Jane Flayell Collins / AP Photo

Tsarnaev on trial in Boston Marathon bombing

Defense lawyer focuses on defendant’s being influenced by older brother; Tsarnaev could face death penalty

Attorneys for the accused Boston Marathon bomber opened his trial Wednesday with a stunning statement about their client, charged with killing three people and injuring 264: "It was him."

Defense and prosecution attorneys gave opening statements on the first day of the trial in Boston that will determine whether Dzhokhar Tsarnaev is found guilty of the largest mass-casualty attack on U.S. soil since Sept. 11, 2001. If he is convicted, the jury will determine whether he is sentenced to death.

Defense attorneys sought to skip straight past the question of guilt and turn the focus to the relative responsibility of the 21-year-old defendant and that of his 26-year-old brother.

It was Tamerlan Tsarnaev — whom Dzhokhar killed days after the April 15, 2013 attack by inadvertently running him over with a car as they were trying to flee police — who was the mastermind, defense attorney Judith Clarke told the jury in her opening statement.

"It was Tamerlan Tsarnaev who self-radicalized. It was Dzhokhar who followed him," Clarke said. "The evidence will show that Tamerlan planned and orchestrated and enlisted his brother into this series of horrific acts."

The approach set up an immediate conflict with U.S. District Judge George O'Toole, who had ruled shortly before opening statements that the question of the relative culpability of the two brothers was best left to the trial's second phase, once Dzhokhar's guilt has been established.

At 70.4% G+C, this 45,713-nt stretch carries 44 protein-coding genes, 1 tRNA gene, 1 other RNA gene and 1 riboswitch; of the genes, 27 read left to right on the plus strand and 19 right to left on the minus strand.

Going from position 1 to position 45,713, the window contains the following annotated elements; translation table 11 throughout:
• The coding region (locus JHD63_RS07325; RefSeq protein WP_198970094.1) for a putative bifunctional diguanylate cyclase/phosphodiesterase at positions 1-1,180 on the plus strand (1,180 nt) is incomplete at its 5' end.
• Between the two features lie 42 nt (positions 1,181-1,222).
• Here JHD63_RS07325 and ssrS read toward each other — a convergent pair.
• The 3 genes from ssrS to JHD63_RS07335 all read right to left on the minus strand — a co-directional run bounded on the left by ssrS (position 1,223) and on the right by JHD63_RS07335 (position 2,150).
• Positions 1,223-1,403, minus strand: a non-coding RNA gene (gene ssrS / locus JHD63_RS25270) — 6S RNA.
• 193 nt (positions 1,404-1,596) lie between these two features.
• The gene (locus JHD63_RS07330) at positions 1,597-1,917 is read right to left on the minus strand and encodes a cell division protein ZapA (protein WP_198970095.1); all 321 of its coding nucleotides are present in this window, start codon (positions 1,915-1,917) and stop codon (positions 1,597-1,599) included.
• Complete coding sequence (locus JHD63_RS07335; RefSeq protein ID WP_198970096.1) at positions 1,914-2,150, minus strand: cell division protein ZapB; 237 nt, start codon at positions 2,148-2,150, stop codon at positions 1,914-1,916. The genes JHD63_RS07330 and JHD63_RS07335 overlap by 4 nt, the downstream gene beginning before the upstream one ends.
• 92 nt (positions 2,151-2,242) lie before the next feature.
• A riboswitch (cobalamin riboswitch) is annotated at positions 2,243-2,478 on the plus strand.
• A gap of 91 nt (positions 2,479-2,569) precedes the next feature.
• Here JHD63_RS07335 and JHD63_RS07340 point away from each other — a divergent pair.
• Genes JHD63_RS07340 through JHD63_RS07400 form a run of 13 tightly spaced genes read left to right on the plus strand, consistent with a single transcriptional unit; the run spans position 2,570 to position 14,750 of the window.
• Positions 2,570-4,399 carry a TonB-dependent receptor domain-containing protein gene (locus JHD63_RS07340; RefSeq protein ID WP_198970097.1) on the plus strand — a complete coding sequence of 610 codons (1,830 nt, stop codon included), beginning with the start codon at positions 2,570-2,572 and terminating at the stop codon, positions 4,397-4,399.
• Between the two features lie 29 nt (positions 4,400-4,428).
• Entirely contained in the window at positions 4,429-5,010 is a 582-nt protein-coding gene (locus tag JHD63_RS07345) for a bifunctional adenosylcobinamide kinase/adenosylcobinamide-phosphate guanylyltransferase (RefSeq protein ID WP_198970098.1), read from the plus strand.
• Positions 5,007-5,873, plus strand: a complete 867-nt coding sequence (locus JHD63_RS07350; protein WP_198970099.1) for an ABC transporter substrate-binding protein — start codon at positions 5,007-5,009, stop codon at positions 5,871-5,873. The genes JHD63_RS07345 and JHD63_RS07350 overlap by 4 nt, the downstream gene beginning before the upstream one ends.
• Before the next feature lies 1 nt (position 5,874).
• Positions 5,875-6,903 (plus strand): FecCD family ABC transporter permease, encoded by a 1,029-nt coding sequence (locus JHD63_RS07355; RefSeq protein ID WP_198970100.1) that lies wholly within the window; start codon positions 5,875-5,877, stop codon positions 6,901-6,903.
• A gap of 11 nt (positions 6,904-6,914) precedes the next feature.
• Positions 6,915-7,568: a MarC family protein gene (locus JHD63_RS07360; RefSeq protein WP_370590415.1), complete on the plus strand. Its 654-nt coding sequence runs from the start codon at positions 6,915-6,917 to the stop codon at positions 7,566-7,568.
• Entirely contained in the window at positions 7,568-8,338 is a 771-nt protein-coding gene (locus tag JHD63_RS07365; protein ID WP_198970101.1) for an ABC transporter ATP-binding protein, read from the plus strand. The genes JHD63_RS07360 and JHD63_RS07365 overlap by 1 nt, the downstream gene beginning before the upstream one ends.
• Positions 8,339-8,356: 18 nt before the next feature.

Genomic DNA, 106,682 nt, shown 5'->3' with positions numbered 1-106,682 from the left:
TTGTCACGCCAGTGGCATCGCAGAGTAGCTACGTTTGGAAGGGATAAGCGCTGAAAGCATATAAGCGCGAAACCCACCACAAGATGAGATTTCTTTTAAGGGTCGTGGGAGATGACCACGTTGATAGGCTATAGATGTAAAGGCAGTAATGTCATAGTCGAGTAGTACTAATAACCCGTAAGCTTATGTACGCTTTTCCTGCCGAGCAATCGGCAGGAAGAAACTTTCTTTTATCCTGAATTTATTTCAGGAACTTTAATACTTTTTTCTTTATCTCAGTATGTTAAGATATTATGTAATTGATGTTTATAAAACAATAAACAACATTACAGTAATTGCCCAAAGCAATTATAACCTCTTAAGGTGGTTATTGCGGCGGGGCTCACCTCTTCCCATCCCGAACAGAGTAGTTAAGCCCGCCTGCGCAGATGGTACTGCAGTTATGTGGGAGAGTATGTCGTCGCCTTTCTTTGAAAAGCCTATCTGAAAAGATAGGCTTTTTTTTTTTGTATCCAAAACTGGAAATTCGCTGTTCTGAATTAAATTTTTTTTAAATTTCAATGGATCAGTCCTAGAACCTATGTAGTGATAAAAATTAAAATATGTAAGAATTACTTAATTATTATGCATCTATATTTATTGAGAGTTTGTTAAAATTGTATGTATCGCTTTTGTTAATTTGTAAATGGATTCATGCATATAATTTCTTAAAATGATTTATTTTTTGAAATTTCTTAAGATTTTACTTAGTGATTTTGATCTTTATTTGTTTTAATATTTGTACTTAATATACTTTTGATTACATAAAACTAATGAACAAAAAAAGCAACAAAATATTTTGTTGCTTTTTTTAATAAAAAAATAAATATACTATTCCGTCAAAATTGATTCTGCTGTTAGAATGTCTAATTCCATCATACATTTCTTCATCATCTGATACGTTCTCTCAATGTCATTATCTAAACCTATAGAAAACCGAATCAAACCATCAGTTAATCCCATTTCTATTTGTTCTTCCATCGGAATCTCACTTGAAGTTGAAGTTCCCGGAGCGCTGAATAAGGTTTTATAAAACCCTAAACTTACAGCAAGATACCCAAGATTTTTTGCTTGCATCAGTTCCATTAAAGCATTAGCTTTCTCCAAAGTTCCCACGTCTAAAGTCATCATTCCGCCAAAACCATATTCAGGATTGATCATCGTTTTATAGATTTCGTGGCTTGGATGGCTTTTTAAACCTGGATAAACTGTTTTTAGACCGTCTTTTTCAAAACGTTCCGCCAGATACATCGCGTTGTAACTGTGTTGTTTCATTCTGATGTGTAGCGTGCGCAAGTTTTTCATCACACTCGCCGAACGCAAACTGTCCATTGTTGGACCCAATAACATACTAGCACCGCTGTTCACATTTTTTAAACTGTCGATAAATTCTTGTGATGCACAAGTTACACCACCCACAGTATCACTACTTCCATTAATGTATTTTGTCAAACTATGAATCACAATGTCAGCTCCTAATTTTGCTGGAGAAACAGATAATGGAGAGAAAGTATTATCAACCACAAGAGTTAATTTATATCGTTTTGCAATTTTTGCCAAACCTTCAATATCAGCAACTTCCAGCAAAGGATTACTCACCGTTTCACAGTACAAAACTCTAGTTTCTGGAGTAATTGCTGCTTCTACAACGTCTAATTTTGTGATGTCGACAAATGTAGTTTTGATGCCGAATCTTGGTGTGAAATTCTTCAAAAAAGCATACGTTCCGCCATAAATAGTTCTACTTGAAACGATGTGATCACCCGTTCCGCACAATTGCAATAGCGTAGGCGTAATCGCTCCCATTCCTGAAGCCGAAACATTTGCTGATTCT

"Some evidence of the brothers’ interactions will be inevitable," O'Toole allowed in brief remarks before the trial opened. But he interrupted Clarke multiple times to warn her against going too deep into family history.

Earlier, Assistant U.S. Attorney William Weinreb described how the defendant and his brother carefully selected the places where they left the bombs in an effort to punish the United States for military actions in Muslim-dominated countries.

"He believed that he was a soldier in a holy war against Americans," Weinreb said of Dzhokhar.

Tsarnaev, who sat quietly in court wearing a white shirt and sport coat but no tie, has pleaded not guilty to all charges in a 30-count indictment.

A dozen or so people injured in the attack and family members, including dancer Heather Abbott and Marc Fucarile, both of whom lost legs in the blasts, and the parents of the youngest fatality, 8-year-old Martin Richard, sat quietly in court during the proceedings.


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